Thursday, December 11, 2008

11 Characteristics of Successful Churches - 5. Technology is Not Optional

Technology is Not Optional

My family has long been involved in public education, and in recent years there has been a push to "use technology" in the classroom. This thinking misses the mark when it comes to connecting to students. Students don't think in terms of "using technology," they just use it. It's part of the language they speak. So "using technology" does not typically produce a wow factor; it's just expected.

Technology is no longer optional; and simply having a website doesn't cut it anymore. You have to connect with people where they are. Connect with people via podcast, MySpace, Facebook, and Twitter. To not have these things in the 21st century is like a church not having a phone in the 20th century. It's a must.

Use text-messaging to connect people to the service and to the staff. Ross Sawyers at 121 Community Church gave out his personal phone number for people to text if they wanted to talk about what it means to trust Christ.

Technology should be a big part of the services. Going digital costs money, but the things mentioned above do not. Also, going to church Online is gaining a lot of attention these days.

We are now 67 days away from the nation-wide switch from analog to digital television. In response people have purchased converter boxes or have gone ahead and made the plunge into the world of HD television.

On February 17, 2009 the television airwaves go digital and many churches become obsolete. No longer will the overhead-projection-on-a-bedsheet or flannel-board methods be sufficient.

When my home church, Waxahachie Bible Church, built a new sanctuary in 2002, they included widescreen projection screens because the worship pastor, Jay Trull, saw where digital technology was headed. They have not made the conversion to HD yet, but the infrastructure is in place for them to do so when it becomes financially possible. Bent Tree Bible Fellowship completed their new facilities this fall and have gone full HD in their services and so have several other churches we have visited.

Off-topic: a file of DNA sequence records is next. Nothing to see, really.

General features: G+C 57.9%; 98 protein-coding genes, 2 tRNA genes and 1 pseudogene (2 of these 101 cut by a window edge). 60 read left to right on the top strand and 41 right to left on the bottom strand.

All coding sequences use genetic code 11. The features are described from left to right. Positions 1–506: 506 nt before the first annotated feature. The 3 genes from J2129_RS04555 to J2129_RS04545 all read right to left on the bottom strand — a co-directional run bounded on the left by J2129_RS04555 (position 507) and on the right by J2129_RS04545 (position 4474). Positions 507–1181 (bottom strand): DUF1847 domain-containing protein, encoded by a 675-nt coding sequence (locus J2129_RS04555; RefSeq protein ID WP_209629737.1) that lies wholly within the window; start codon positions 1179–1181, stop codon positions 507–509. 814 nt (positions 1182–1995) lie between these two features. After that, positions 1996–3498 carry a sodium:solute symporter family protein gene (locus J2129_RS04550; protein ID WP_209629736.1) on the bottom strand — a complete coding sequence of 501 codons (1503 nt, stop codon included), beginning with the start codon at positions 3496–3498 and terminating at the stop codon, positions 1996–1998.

Certainly finances are a consideration in this discussion, but embracing technology does not have to be cost-prohibitive. The web is full of free resources to connect people within your church and to introduce new people to your church. Making technology a priority will speak volumes to people who are visiting because it will be communication that is on their terms, using their terminology, so their condition isn't terminal.

What are some ways you are utilizing technology to connect with people? What are some ways that you would like to do so, but haven't yet?


Rusty said...

I don't really understand your comments about HD and digital programming. Why would a church become obsolete on Feb 17? And I don't understand the importance of a church switching to HD, or even what that means? Are you saying the screens in the sanctuaries must be HD? The ones they show lyrics and videos on? The majority of people don't have HD at home because they don't think the benefit is worth the price. Why would they want the church to spend their offerings on it?

Gabe Smith said...

Thanks for the comment, Rusty!

When I say that a church has made the HD switch I am referring to the screens that they use for the lyrics, videos, and, for many, the live feed of what's happening on-stage.

On Feb. 17 everyone who gets their television over the airwaves will be receiving a digital signal for their television. I think HDTV is becoming a whole lot more financially friendly than it was even a couple of years ago when I bought an HD-ready tv. I believe it will gain a lot more traction and become much more cost-efficient to purchase an HDTV after the Feb. 17 switch. Go to an electronics store and try to find a standard definition TV. They're there, but they are hard to find and I certainly would not purchase one now because the digital switch is just 3 months away.

In 1997 the average DVD player cost over $450 and now you can pick one up for less than $50. The price point changes over time and allows more and more people and churches to have access to the technology. DVD players are standard (or dying) in most contemporary evangelical churches, but they are certainly not cost-prohibitive snymore. I could show you countless examples that are just accepted in almost any church nowadays (computers, data projectors, telephones, websites, software, lighting, etc.)

I'm not saying that churches should switch to HD before Feb. 17, but it should spur them to consider how they will approach the digital change that's happening in the living rooms of the congregants.

Related Posts with Thumbnails